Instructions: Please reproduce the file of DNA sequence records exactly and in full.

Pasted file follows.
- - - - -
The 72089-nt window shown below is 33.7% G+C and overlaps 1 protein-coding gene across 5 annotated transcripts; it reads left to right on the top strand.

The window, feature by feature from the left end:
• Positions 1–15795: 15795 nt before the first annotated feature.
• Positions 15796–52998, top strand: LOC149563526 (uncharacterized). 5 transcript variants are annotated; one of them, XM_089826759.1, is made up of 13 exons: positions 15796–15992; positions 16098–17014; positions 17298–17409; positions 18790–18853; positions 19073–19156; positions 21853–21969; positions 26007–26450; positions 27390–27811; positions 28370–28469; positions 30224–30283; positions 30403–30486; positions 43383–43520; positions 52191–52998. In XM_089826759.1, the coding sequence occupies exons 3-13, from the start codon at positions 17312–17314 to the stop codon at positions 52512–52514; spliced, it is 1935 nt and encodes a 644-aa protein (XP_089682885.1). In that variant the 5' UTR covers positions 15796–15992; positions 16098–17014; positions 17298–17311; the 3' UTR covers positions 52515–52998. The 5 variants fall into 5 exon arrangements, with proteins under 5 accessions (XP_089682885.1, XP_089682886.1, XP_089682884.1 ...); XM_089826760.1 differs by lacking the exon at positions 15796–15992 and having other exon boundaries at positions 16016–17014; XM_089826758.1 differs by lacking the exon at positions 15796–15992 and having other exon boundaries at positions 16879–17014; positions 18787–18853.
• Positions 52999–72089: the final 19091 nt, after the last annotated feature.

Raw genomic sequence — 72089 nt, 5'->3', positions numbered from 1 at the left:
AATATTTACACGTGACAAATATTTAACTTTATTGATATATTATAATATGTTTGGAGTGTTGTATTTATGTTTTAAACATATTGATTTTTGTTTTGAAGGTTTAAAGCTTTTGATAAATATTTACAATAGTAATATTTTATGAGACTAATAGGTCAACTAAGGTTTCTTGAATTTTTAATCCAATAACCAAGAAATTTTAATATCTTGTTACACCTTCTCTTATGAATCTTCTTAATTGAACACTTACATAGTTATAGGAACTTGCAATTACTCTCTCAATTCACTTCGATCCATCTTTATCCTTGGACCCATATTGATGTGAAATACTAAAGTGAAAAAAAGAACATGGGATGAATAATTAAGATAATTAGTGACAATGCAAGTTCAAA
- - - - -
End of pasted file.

The 72089-nt window shown below is 33.7% G+C and overlaps 1 protein-coding gene across 5 annotated transcripts; it reads left to right on the top strand.

The window, feature by feature from the left end:
• Positions 1–15795: 15795 nt before the first annotated feature.
• Positions 15796–52998, top strand: LOC149563526 (uncharacterized). 5 transcript variants are annotated; one of them, XM_089826759.1, is made up of 13 exons: positions 15796–15992; positions 16098–17014; positions 17298–17409; positions 18790–18853; positions 19073–19156; positions 21853–21969; positions 26007–26450; positions 27390–27811; positions 28370–28469; positions 30224–30283; positions 30403–30486; positions 43383–43520; positions 52191–52998. In XM_089826759.1, the coding sequence occupies exons 3-13, from the start codon at positions 17312–17314 to the stop codon at positions 52512–52514; spliced, it is 1935 nt and encodes a 644-aa protein (XP_089682885.1). In that variant the 5' UTR covers positions 15796–15992; positions 16098–17014; positions 17298–17311; the 3' UTR covers positions 52515–52998. The 5 variants fall into 5 exon arrangements, with proteins under 5 accessions (XP_089682885.1, XP_089682886.1, XP_089682884.1 ...); XM_089826760.1 differs by lacking the exon at positions 15796–15992 and having other exon boundaries at positions 16016–17014; XM_089826758.1 differs by lacking the exon at positions 15796–15992 and having other exon boundaries at positions 16879–17014; positions 18787–18853.
• Positions 52999–72089: the final 19091 nt, after the last annotated feature.

Raw genomic sequence — 72089 nt, 5'->3', positions numbered from 1 at the left:
AATATTTACACGTGACAAATATTTAACTTTATTGATATATTATAATATGTTTGGAGTGTTGTATTTATGTTTTAAACATATTGATTTTTGTTTTGAAGGTTTAAAGCTTTTGATAAATATTTACAATAGTAATATTTTATGAGACTAATAGGTCAACTAAGGTTTCTTGAATTTTTAATCCAATAACCAAGAAATTTTAATATCTTGTTACACCTTCTCTTATGAATCTTCTTAATTGAACACTTACATAGTTATAGGAACTTGCAATTACTCTCTCAATTCACTTCGATCCATCTTTATCCTTGGACCCATATTGATGTGAAATACTAAAGTGAAAAAAAGAACATGGGATGAATAATTAAGATAATTAGTGACAATGCAAGTTCAAA